noun, plural con·spir·a·cies.
- conspicuity tape,
- conspicuous by its absence,
- conspicuous consumption,
- conspiracy of silence,
- conspiracy theory,
Origin of conspiracy
Examples from the Web for conspiracy
But at the heart of this “Truther” conspiracy theory is the idea that “someone” wants to destroy Bill Cosby.
But those strands of his identity are all wound around the conspiracy that led him back to Gambia for the first time in 23 years.The Shadowy U.S. Veteran Who Tried to Overthrow a Country|Jacob Siegel|January 6, 2015|DAILY BEAST
In their minds, I could only say these things as the result of some plot, some conspiracy.
A fog of conspiracy—of logic against logic, as Orwell put it—has descended on every major event in the war.Digital Doublethink: Playing Truth or Dare with Putin, Assad and ISIS|Christopher Dickey, Anna Nemtsova|November 16, 2014|DAILY BEAST
In total, 82 victims lost approximately $4.6 million over the three-year conspiracy.Ponzi-Scheming Pastor Fleeced His Flock Out of Millions|Brandy Zadrozny|November 11, 2014|DAILY BEAST
What could she say to her own parents which would meet the case or would be worthy of such a conspiracy?Catharine Furze|Mark Rutherford
That this conspiracy against my father, the details of which you would not have me learn, is some evil of your own devising.The Suitors of Yvonne|Raphael Sabatini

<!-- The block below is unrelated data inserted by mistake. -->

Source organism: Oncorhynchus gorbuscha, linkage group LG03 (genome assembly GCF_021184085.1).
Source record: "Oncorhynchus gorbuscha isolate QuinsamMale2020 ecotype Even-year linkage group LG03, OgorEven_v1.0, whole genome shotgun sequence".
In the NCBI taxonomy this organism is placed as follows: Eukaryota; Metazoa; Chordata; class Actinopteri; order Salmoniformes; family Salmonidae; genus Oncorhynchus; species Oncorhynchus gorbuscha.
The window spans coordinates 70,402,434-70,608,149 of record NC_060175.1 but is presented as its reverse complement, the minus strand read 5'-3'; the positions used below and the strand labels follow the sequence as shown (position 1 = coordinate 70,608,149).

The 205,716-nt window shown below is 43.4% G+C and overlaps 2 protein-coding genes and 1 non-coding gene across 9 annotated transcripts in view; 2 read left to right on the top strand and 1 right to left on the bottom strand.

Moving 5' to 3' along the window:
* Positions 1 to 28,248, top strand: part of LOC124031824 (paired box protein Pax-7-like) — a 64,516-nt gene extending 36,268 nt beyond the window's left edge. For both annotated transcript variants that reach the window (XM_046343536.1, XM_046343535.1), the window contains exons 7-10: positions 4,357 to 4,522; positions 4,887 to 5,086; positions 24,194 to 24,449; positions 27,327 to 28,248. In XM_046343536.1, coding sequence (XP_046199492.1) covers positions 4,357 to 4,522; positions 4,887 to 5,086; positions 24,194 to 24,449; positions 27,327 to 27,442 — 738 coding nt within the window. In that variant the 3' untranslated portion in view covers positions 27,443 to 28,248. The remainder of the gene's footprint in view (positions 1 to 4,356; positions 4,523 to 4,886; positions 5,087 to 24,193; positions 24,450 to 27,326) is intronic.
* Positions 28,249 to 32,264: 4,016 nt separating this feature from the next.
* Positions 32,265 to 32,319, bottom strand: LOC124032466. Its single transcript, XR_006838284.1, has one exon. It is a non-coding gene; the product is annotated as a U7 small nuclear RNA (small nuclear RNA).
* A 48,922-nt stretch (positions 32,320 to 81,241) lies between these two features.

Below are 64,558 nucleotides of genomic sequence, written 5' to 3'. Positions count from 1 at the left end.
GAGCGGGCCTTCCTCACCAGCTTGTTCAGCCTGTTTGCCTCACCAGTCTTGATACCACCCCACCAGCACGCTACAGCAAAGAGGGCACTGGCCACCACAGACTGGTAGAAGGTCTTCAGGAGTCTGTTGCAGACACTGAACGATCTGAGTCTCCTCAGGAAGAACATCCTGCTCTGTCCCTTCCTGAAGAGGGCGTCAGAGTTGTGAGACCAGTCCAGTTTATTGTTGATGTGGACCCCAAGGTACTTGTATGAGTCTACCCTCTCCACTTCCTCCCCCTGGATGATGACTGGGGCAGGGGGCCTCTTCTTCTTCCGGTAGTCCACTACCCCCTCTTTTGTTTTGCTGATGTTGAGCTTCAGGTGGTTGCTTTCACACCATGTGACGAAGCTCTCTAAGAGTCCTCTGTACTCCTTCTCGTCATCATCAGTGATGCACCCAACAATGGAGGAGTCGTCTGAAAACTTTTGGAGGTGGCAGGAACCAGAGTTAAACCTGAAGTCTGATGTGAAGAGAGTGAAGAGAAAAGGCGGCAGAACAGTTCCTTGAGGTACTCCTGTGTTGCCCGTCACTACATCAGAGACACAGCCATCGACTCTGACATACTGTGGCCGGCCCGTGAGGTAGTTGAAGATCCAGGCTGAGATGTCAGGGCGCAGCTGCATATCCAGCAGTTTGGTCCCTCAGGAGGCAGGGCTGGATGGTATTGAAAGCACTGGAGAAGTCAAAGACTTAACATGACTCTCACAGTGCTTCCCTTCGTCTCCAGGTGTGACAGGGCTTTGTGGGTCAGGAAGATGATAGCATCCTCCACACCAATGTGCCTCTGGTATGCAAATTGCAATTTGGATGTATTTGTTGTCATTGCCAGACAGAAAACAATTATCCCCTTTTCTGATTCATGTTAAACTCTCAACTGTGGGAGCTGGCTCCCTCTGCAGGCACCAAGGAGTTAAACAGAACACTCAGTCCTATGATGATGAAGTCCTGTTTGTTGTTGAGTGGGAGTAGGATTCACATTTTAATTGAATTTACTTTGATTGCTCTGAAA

"It was neither 'bet' nor 'dare' nor 'conspiracy,'" she said.The Man Between|Amelia E. Barr
A conspiracy which is to make him and all others who are concerned in it wealthy for life.The Lost Ambassador|E. Phillips Oppenheim
He wondered whether Morgan had not come and entered into a conspiracy with her to shield themselves.The Bondboy|George W. (George Washington) Ogden
noun plural -cies
mid-14c., from Anglo-French conspiracie, Old French conspiracie "conspiracy, plot," from Latin conspirationem (nominative conspiratio) "agreement, union, unanimity," noun of action from conspirare (see conspire); earlier in same sense was conspiration (early 14c.), from French conspiration (13c.), from Latin conspirationem. An Old English word for it was facengecwis. As a term in law, from 1863. Conspiracy theory is from 1909.